Arlene Sierra: A Game Changer
by Kathleen Sykes
Not everyone is lucky enough to discover their life’s passion when they are just five years old—but for Arlene Sierra, Utah Symphony | Utah Opera Composer in Association, a children’s concert at that young age sparked a life-long love of orchestral music. In fact, this is a special week for Sierra because we’re performing the US premiere of her very first orchestral work, “Aquilo” on our concert conducted by Shiyeon Sung and also featuring violinist Vadim Gluzman.
Learn more about Arlene’s path to orchestral composition below:
What are you most passionate about?
I am passionate about the orchestra! Even though my instrument is piano, the first time I saw and heard an orchestra—when my mother took me to a children’s concert at age 5 or so—changed my life. From that point on I relished every chance to hear symphonic performances and listened to orchestral recordings all the time when I was growing up.
My first compositions were for electronic instruments, but I think I was always reaching for an orchestral sound. When I was studying at Oberlin, I attended as many orchestral rehearsals as I could—fascinated by the process of taking pieces apart and putting them back together. I went on to study with Jacob Druckman at Yale, a wonderful composer who was known for his scintillating approach to orchestration. When completing my graduate studies (and after attending many, many more orchestral rehearsals and performances!), I composed my first orchestral piece Aquilo. This piece opened a lot of doors for me as a composer, both at home in the US and internationally. While I love writing music in many genres, composing music for orchestra will always have a special meaning and sense of joy for me.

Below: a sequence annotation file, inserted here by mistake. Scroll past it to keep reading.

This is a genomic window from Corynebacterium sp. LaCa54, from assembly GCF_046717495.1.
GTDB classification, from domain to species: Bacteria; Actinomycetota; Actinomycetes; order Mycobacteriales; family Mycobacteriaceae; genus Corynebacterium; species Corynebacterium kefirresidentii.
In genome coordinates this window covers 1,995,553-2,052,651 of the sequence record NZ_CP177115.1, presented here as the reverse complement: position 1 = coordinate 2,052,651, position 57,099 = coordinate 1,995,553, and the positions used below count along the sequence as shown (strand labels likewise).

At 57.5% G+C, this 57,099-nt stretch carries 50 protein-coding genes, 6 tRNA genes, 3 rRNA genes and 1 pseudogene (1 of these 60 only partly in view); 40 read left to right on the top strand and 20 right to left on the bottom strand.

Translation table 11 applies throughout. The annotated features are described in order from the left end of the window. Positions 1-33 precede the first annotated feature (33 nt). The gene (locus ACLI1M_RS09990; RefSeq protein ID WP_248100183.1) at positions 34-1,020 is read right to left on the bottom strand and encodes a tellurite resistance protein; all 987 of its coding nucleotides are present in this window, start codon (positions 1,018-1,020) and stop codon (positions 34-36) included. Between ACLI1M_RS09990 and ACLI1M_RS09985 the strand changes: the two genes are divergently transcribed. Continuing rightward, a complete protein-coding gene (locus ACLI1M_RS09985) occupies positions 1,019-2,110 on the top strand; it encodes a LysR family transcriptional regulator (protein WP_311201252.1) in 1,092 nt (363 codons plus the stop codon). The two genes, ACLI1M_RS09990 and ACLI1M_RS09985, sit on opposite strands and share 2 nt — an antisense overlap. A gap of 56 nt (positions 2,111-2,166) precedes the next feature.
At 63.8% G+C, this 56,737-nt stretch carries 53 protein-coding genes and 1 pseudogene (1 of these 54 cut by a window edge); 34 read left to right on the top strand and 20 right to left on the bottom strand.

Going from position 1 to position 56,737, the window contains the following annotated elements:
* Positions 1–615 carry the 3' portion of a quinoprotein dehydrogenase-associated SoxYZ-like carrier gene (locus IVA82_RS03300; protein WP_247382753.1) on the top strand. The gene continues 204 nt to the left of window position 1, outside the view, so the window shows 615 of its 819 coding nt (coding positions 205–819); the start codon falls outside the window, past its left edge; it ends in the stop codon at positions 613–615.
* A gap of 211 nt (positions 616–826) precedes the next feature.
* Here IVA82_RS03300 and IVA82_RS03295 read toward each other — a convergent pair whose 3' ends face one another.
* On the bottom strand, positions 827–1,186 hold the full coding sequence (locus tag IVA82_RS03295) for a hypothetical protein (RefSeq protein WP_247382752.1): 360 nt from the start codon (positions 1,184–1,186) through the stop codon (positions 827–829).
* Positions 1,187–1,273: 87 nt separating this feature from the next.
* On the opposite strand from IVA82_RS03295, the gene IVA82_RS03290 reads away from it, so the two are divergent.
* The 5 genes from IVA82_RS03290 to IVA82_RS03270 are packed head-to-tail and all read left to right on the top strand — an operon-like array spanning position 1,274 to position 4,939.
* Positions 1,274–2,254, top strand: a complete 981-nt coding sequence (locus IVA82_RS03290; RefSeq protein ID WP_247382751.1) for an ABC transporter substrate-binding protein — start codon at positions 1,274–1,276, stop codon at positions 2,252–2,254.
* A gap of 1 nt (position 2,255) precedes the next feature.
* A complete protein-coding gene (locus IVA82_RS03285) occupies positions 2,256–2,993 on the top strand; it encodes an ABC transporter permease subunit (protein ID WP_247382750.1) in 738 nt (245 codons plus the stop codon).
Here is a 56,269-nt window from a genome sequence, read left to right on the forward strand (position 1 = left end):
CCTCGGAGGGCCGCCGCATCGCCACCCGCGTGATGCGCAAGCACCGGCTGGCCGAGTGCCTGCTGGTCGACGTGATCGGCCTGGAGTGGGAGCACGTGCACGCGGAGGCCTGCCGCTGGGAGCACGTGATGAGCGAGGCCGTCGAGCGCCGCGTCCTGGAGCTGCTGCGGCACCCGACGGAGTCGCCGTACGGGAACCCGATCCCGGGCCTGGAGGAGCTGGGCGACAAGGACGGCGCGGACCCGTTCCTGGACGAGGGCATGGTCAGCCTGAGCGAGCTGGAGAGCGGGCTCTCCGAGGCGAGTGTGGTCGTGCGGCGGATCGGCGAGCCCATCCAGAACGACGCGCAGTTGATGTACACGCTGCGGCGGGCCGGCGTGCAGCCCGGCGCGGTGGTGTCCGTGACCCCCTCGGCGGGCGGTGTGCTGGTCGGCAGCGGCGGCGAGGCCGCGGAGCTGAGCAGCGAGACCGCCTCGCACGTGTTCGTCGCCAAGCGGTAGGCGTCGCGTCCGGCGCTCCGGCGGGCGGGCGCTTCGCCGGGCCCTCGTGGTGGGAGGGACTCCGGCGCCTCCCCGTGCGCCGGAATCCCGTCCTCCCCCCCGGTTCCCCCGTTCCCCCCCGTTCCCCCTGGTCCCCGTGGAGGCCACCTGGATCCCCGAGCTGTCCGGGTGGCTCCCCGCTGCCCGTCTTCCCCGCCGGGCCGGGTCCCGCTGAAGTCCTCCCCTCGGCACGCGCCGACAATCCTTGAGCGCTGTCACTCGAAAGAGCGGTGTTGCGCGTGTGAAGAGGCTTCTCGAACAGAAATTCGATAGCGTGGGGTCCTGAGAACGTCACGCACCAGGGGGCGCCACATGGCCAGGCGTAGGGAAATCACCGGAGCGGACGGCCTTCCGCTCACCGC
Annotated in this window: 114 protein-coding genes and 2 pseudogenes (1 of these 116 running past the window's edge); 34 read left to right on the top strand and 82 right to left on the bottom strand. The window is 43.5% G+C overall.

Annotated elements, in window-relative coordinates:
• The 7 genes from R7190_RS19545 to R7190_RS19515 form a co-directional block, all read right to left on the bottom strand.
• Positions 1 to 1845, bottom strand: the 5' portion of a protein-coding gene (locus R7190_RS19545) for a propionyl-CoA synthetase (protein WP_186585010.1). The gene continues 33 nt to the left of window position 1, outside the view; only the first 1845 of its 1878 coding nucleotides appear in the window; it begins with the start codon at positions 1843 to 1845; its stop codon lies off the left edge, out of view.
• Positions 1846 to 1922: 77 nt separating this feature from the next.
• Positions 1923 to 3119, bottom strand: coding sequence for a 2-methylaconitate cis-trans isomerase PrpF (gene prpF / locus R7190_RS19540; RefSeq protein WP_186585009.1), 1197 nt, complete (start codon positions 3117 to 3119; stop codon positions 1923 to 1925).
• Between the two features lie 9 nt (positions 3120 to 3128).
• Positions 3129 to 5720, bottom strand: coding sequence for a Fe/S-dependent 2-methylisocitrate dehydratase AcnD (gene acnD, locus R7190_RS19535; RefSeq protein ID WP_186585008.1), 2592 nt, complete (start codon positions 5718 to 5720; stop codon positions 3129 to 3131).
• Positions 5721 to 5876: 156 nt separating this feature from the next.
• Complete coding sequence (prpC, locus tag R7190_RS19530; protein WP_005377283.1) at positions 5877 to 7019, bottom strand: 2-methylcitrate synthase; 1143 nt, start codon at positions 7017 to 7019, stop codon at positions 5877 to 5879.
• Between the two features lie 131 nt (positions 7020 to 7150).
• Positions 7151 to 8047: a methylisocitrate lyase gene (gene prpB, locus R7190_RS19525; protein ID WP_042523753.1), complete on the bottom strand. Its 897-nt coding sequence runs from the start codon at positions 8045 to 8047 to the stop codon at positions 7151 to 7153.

What are some recent experiences that have shaped you as a person?
Living in London, there were long stretches of lockdown where my husband, young son, and I were at home for weeks and months at a time. Homeschooling our third grader had to take priority with composition being sidelined to late nights and stolen hours between university teaching and other commitments. Plus, there was the uncertainty of postponed and canceled performances, wondering if the music I was writing would ever be heard at all.
It’s fantastic to see performances coming back, and new pieces again being programmed—there’s so much resilience in the music world, among performers, administrators, and audiences. The experience of hearing an orchestra in person again is an indescribable feeling!